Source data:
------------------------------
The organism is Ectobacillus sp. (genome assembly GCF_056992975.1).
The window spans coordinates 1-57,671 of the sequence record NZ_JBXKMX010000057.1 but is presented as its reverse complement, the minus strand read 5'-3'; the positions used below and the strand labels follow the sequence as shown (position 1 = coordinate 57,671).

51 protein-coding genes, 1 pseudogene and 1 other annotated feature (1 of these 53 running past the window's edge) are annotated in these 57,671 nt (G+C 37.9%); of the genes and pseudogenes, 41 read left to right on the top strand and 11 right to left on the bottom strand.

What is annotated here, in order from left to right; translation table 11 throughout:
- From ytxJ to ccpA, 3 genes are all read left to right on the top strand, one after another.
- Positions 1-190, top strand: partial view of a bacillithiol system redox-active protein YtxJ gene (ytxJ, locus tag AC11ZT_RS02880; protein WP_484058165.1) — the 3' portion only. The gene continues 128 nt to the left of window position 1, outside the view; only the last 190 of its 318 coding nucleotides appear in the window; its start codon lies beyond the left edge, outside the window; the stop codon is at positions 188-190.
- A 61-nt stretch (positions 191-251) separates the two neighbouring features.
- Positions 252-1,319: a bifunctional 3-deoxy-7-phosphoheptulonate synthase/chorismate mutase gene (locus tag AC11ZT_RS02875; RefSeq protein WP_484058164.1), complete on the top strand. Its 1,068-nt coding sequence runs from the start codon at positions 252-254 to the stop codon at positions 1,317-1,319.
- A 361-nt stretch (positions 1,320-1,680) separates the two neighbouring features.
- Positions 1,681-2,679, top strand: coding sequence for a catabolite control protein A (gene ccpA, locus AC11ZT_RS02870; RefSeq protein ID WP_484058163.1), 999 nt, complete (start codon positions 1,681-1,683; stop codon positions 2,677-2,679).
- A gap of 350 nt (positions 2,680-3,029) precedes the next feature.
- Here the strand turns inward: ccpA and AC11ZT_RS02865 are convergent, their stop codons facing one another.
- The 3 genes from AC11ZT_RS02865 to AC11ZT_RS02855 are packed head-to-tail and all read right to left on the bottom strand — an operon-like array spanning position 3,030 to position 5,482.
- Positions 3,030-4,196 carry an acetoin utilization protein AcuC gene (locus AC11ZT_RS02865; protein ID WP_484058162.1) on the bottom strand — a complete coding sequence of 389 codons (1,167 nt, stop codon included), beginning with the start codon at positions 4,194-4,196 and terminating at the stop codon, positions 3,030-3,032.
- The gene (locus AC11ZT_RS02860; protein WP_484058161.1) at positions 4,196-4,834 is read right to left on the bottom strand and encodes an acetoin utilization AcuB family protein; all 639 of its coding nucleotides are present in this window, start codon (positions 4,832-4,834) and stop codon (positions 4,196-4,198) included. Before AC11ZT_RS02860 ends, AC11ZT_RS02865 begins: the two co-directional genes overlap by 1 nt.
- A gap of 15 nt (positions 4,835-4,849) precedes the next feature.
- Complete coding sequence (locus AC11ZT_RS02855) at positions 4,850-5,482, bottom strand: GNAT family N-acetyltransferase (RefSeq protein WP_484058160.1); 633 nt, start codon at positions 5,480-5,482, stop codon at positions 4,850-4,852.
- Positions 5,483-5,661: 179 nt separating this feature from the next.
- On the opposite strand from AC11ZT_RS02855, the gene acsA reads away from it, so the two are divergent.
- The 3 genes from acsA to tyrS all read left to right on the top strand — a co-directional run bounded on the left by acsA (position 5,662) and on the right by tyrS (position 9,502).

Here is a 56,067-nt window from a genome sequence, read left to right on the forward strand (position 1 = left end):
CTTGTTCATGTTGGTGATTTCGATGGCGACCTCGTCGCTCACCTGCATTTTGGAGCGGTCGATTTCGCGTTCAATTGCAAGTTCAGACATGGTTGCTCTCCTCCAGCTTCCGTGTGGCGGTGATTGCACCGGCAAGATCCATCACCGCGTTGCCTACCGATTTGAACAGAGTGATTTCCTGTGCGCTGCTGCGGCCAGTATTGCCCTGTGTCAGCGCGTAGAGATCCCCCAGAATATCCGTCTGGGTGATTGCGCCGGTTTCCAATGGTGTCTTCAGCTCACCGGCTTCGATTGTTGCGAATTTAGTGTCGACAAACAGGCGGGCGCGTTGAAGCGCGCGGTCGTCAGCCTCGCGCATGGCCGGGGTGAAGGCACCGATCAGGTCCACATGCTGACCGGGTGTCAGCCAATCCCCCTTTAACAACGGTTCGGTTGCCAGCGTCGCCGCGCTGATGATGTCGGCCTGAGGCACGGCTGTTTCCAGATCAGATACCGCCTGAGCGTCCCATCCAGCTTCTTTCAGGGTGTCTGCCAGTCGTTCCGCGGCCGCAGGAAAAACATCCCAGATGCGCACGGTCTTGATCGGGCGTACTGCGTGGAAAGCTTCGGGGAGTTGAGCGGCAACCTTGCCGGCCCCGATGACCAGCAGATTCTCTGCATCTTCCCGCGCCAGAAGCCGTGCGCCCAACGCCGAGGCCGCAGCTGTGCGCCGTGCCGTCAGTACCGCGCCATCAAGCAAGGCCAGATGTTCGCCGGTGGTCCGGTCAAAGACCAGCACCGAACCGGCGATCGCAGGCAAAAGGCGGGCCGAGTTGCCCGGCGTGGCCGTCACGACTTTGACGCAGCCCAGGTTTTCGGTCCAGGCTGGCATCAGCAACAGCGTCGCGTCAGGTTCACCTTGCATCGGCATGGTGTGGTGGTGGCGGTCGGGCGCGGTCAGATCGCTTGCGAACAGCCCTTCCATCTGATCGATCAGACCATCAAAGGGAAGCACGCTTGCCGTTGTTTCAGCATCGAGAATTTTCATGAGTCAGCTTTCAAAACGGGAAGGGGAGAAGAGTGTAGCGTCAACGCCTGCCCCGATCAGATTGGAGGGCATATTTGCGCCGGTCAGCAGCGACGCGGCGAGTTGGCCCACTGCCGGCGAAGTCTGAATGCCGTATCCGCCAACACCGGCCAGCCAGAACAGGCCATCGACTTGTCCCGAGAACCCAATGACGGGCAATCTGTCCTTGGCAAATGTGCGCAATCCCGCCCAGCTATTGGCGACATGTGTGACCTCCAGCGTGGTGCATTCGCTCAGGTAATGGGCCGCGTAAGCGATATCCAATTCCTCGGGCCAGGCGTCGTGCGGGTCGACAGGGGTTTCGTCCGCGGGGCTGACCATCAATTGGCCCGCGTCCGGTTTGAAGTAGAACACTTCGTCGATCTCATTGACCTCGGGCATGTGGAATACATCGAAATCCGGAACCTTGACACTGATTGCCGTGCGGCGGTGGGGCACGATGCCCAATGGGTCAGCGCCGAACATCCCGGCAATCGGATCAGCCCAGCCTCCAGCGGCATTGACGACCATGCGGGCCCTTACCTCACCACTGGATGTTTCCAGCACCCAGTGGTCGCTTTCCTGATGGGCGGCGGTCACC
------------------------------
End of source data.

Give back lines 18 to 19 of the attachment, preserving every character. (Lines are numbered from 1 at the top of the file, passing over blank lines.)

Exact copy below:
- Positions 5,483-5,661: 179 nt separating this feature from the next.
- On the opposite strand from AC11ZT_RS02855, the gene acsA reads away from it, so the two are divergent.